Writing this letter to you has been very relieving for me. I am finally getting to share my emotions with someone who can understand how I feel, which I have not done in a long time. I am finally getting to take off the rusty lid of my jar of stresses. Hearing that I was not the only one who experiences anxiety was like a key to that continuously dwindling room in which I feel entrapped during my anxiety attacks. I definitely feel like I am behind in dance, so I can relate to your feelings of inadequacy during your first ballet class when you felt that everyone else was better than you. Seeing what you turned into was reassuring to me and reminded me that I will catch up with the rest of my classes and that there is no need to give up. I admire how you overcame adversity, how, even though you had a rough start, you continued to believe in yourself and never stopped chasing your dreams. Although I may have some difficulties, dancing is my passion. I admire how you are able to let go of whatever stress you may be feeling and forget all of your worries when you dance. Even as you got older and struggled with weight issues, you never let that get in the way of your dream. I strive to be that way; to not let my anxiety get in the way of my success. Though you did have a bumpy start with your multiple step-fathers’ extremely different personalities pulling your mother away while your family struggled to make ends meet, you were able to persevere through it all and ultimately come out on top. In this same way, I hope to have the courage to still achieve my goals, despite my anxiety. You also taught me to appreciate the things I have, as your childhood was so difficult, I realize that I am lucky for all of the good things that I have in my life, despite my challenges.

Thank you for your honesty in sharing your story. Reading your autobiography was very inspiring to me and taught me that even the most unlikely can become legendary.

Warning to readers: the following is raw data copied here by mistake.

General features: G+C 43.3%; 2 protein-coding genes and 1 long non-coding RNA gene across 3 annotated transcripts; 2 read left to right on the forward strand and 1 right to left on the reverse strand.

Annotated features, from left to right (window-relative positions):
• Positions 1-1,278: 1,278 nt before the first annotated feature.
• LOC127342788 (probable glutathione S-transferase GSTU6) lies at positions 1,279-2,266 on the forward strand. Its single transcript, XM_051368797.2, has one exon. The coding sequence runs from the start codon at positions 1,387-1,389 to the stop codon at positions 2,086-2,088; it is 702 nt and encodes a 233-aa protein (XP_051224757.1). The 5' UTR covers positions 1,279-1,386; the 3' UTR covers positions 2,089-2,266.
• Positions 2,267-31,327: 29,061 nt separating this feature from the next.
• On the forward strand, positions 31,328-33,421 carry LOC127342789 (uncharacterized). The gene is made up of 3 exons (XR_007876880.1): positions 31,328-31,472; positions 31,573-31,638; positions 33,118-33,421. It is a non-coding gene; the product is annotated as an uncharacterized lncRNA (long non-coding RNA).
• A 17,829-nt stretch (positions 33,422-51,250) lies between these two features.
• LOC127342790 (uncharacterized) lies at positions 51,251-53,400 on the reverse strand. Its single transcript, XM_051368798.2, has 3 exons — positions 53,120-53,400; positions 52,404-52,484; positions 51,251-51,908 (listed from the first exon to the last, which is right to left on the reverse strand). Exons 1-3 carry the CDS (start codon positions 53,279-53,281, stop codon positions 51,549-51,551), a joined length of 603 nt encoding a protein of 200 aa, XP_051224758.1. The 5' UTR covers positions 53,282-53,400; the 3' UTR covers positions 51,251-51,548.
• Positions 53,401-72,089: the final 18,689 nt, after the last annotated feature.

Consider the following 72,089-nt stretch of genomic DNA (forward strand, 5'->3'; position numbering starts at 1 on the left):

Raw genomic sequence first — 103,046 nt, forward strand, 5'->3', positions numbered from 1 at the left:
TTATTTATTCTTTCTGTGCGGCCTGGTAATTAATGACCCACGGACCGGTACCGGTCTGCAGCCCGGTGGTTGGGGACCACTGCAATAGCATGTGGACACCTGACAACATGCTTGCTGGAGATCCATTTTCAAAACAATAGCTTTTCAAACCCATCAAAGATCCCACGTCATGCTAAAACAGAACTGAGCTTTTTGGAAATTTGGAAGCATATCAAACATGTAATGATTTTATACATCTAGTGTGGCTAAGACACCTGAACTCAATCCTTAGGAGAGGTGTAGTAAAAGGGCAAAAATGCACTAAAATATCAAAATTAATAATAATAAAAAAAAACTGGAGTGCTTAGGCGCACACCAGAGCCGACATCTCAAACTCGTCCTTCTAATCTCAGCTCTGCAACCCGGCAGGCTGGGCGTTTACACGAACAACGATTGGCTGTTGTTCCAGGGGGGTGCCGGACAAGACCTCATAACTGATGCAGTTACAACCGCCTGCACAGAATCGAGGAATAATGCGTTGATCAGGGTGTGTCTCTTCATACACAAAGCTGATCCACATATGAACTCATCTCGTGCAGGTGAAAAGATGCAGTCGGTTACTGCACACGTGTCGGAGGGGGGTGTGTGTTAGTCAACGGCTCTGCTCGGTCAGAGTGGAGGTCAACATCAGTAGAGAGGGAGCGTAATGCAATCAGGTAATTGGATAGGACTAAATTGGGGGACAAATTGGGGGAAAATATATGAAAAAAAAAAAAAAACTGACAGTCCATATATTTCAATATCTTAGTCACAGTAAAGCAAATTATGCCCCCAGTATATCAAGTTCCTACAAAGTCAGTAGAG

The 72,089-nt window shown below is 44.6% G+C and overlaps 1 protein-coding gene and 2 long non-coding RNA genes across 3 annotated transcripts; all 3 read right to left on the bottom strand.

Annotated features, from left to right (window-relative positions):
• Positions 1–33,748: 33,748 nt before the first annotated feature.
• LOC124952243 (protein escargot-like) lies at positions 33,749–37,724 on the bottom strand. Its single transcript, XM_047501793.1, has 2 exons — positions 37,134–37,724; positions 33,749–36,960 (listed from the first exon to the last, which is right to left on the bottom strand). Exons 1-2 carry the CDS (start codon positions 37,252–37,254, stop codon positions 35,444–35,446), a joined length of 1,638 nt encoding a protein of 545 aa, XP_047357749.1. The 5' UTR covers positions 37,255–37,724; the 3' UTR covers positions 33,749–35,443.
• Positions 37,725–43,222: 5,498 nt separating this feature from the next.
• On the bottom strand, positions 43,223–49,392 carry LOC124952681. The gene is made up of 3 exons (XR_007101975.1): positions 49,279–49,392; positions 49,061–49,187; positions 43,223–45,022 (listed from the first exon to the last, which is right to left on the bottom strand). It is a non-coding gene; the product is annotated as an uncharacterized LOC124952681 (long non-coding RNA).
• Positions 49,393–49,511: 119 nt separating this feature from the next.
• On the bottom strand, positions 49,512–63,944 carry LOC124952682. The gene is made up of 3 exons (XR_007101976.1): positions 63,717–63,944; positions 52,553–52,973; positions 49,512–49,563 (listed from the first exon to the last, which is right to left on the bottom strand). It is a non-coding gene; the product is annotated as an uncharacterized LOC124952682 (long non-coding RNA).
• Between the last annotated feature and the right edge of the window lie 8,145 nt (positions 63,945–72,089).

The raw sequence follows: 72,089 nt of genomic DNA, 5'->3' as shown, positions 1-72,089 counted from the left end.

With sincere thanks,

Claire Venanzi



Dear Mr. King,

When I read your first hard-boiled detective story, Mr. Mercedes, I was thirteen years old. I was hardly a person at that point, and this particular book of yours has changed everything.

At the time in my life when I read your book, the world revolved around me. Everything I touched sent the planet spiraling out into the stars and then reeling back in again. I twitched and ran my hands over surfaces, over and over again, stroking them and then pulling away like they were hot, and tapping them just the right way, just the right number of times. Just as my hands carefully touched everything in just the right way, my feet did too. They were dragged, hopped, and skipped in a very particular path across every floor.

All my childhood, I touched the space between my mouth and nose, compulsively. I worried other kids would think I was doing something gross but I wasn’t, I was just touching the place between my mouth and nose, and that was an important thing to do, and I took it for granted that it was important. I never questioned why. And that’s the way all of it was.

Every day, every few minutes, I twitched and blinked, hummed and stood and sat and tapped my head and shoulders and face. There were different, specific routines for every situation. At times, reading was near impossible, my mind sticking to every word, repeating it over and over again. Blinking was no longer natural– I counted. Even numbers were safe, and odd numbers were unacceptable. Four was the safest number– four blinks, four hums, four taps, four breaths.